Abstract: The standard model of particle physics forms a consistent system for universe description. After following quantum mechanics, it derives particles from relativistic quantum fields. Since it does not include gravitation, it describes only one aspect of the universe. In extension of general relativity, Einstein had proposed a symmetrical and complementary approach of physics. In his program, he privileged a relativist field based on representations for physical phenomena, before a precise mathematical description. It allows completing and unifying the universe description, like both eyes for relief vision, and both ears for stereophonic audition. We propose to show it with many simple examples.
Gravitation and Electromagnetism Conciliated Following Einstein’s Program  [PDF]
Claude Elbaz
Journal of Modern Physics (JMP) , 2015, DOI: 10.4236/jmp.2015.65072
Abstract: The Einstein’s program permits to conciliate gravitation and electromagnetism. Besides the standard model, it forms a consistent system for universe description, founded upon a scalar field propagating at the speed of light c. Matter corresponds to standing waves. Adiabatic variations of frequencies lead to electromagnetic interaction constituted by progressive waves. Classical domain corresponds to geometrical optics approximation, when frequencies are infinitely high, and then hidden. As interactions for matter, Gravitation and Electromagnetism derive from variations of its energy E = mc2. Electromagnetic interaction energy derives from mass variation dE = c2dm, and gravitation from speed of light variation dE = mdc2. Contrarily to gravitation, only electromagnetic interaction serves as a bridge between classical and quantum frames, since it leans directly upon the wave property of matter: its energy dE = hdν = c2dm derives from variations of matter energy E = hν = mc2.
Observational case series of Immune Reconstitution Inflammatory Syndrome (IRIS) following initiation of Antiretroviral Therapy in infants with absent BCG scars in Lusaka, Zambia
EM Mpabalwani, C Chabala, P Mwamba, C Chintu
Medical Journal of Zambia , 2011,
Abstract: Reported here is the case series of six infants presenting with immune reconstitution syndrome following the initiation of antiretroviral therapy (ARV). The infants had no BCG scars at the time of starting ARVs and the mean duration of appearance of the cold abscess / lymphadenitis on the ipsilateral side of the BCG site was 2 – 8 weeks. Mycobacterial speciation studies of the fine needle aspirate material showed Mycobacterium Bovis, BCG strain. Two of the patients had to require antimycobacterial therapy.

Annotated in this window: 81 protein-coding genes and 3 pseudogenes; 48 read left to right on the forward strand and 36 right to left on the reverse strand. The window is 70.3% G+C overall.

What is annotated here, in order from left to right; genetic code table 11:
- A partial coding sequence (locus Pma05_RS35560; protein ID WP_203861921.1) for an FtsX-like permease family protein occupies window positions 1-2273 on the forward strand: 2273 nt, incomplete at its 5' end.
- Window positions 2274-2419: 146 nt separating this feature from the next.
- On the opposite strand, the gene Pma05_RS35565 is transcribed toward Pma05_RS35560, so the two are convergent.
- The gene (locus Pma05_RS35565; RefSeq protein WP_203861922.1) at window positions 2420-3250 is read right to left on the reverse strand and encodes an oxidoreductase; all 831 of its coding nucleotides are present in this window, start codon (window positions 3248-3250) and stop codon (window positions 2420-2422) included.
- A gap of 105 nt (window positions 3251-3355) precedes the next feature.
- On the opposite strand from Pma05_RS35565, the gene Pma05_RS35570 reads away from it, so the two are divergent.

Health Worker Satisfaction and Motivation: An Empirical Study of Incomes, Allowances and Working Conditions in Zambia
Jeff Gow,Gavin George,Sylvia Mwamba,Lutangu Ingombe
International Journal of Business and Management , 2012, DOI: 10.5539/ijbm.v7n10p37
Abstract: Health worker salaries in Zambia are low by any standard. In recent times there have been real reductions in the salaries of health workers. This has resulted in significant attrition in the public sector as health workers are attracted to the private sector or leave Zambia entirely, leaving a large deficit in public sector health workers. In this study we examine the relationship between health worker incomes and their satisfaction and motivation. Cross-sectional data collection was undertaken using both quantitative and qualitative methods. A refined survey instrument was used for the quantitative data method. Document review (past and current records) was employed for the qualitative method. Data was collected in three regions that represent extremes in overall remuneration and benefits. Lusaka represented the favourable area while Monze and Nyimba represented less favourable areas for study in Zambia. There are hefty disparities between different health workers. There are also enormous salary differentials for the same workers between the public and private sectors. These salary differentials explain the experience of public to private “traffic” of health workers as well as casual private sector work by public sector health workers. In addition, there are negligible efforts by government to reduce the benefits gaps among key public health cadres. The low incomes received by public health workers in Zambia have many negative implications: it begets absenteeism, results in low output, poor quality health care, and the departure of health workers to the private sector and overseas.